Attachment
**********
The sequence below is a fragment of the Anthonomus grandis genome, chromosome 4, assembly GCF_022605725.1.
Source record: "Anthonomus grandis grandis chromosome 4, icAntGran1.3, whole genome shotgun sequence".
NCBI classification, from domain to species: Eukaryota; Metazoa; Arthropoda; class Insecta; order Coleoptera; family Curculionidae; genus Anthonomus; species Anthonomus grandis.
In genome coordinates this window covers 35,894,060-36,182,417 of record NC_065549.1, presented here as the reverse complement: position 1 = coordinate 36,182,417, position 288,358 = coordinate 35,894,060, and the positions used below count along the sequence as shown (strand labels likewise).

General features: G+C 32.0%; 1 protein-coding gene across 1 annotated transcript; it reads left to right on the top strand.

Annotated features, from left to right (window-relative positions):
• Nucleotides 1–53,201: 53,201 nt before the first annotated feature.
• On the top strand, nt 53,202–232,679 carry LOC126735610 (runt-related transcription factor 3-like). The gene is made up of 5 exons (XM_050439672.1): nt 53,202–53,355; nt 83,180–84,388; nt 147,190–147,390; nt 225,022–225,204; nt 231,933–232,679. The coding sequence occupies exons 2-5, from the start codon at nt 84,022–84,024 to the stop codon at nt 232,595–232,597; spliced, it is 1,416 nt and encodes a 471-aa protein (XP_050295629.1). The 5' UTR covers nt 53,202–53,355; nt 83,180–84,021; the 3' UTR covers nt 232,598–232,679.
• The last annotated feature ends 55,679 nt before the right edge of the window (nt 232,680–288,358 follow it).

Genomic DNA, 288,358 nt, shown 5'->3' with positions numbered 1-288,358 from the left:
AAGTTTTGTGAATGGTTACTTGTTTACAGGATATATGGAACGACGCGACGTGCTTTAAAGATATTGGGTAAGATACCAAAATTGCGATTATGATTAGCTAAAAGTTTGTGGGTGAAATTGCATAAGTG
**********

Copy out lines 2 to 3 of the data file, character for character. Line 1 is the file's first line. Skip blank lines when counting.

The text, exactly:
Source record: "Anthonomus grandis grandis chromosome 4, icAntGran1.3, whole genome shotgun sequence".
NCBI classification, from domain to species: Eukaryota; Metazoa; Arthropoda; class Insecta; order Coleoptera; family Curculionidae; genus Anthonomus; species Anthonomus grandis.